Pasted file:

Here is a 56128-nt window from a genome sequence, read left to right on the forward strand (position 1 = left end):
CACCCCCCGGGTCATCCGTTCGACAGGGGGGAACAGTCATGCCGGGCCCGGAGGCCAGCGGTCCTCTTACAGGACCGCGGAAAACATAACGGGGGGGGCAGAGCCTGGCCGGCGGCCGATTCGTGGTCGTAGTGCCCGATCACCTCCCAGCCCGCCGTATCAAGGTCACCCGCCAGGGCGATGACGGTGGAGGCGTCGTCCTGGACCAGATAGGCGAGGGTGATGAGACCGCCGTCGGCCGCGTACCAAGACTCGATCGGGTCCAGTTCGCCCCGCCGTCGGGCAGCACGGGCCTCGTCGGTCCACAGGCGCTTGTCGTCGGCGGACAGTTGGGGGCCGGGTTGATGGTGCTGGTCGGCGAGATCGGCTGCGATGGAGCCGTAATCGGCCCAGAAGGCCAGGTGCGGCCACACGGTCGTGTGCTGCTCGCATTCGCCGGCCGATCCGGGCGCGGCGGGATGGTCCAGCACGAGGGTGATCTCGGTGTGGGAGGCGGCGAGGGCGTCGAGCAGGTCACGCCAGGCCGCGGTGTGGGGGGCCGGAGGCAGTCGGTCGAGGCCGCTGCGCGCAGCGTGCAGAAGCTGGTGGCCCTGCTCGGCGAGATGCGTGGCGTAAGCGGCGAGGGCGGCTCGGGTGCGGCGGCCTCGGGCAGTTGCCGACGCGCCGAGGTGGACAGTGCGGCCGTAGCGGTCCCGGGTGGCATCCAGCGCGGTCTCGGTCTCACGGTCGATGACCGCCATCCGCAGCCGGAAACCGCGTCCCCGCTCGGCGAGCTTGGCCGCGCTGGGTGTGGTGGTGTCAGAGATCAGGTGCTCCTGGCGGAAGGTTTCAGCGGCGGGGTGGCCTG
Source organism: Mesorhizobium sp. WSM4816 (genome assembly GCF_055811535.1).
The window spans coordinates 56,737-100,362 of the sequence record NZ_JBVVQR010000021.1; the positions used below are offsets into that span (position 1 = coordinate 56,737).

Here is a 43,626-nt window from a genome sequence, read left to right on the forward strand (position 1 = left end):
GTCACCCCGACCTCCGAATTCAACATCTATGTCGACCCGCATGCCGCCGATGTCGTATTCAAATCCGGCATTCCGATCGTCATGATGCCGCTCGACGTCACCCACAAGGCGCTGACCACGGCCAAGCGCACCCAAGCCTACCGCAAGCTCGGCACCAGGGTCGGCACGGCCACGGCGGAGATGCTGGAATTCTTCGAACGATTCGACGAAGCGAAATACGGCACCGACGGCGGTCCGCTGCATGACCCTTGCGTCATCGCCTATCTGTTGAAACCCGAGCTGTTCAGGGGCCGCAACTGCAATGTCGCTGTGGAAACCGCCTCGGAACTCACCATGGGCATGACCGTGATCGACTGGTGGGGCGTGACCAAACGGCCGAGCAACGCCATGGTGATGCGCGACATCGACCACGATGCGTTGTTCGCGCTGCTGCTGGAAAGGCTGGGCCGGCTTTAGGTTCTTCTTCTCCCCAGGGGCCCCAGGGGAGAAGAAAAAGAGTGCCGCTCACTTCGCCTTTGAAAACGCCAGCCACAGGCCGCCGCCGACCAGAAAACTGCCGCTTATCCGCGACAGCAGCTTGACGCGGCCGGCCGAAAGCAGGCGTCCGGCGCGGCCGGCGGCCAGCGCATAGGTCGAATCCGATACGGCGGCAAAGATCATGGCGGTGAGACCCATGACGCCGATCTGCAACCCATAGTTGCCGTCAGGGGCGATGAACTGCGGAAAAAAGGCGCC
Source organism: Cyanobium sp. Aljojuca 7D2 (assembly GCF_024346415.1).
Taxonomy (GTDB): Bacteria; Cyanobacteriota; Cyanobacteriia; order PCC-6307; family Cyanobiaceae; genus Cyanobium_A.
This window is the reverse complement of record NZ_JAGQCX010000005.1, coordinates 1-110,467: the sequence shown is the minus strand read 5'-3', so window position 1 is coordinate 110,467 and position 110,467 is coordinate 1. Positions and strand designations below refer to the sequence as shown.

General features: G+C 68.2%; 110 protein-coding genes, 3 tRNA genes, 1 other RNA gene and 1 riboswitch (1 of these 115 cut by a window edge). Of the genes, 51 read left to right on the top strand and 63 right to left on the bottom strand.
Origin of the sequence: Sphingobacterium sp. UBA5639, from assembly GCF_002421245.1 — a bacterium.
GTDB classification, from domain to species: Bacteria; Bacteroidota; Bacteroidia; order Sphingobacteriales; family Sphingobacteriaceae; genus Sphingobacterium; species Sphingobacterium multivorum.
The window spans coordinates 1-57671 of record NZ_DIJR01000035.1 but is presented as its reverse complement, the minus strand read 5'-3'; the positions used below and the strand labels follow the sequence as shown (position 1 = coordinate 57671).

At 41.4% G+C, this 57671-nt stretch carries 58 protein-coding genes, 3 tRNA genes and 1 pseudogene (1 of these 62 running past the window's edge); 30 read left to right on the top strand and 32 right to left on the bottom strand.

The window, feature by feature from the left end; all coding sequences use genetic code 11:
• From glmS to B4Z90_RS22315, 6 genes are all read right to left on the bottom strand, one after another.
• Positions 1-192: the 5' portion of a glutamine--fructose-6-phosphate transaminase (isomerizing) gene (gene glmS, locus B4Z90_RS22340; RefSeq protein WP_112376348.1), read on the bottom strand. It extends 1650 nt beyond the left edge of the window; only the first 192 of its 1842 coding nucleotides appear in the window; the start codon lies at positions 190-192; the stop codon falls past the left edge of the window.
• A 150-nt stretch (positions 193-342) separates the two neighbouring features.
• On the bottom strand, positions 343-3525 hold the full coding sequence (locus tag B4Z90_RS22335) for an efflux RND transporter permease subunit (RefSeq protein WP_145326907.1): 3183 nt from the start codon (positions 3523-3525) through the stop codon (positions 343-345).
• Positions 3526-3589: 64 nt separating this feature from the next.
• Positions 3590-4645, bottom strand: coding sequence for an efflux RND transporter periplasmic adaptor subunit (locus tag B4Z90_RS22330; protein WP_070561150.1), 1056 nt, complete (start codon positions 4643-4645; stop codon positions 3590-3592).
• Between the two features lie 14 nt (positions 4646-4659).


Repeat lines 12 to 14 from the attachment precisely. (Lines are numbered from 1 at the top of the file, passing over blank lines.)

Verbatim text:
GTDB classification, from domain to species: Bacteria; Bacteroidota; Bacteroidia; order Sphingobacteriales; family Sphingobacteriaceae; genus Sphingobacterium; species Sphingobacterium multivorum.
The window spans coordinates 1-57671 of record NZ_DIJR01000035.1 but is presented as its reverse complement, the minus strand read 5'-3'; the positions used below and the strand labels follow the sequence as shown (position 1 = coordinate 57671).

At 41.4% G+C, this 57671-nt stretch carries 58 protein-coding genes, 3 tRNA genes and 1 pseudogene (1 of these 62 running past the window's edge); 30 read left to right on the top strand and 32 right to left on the bottom strand.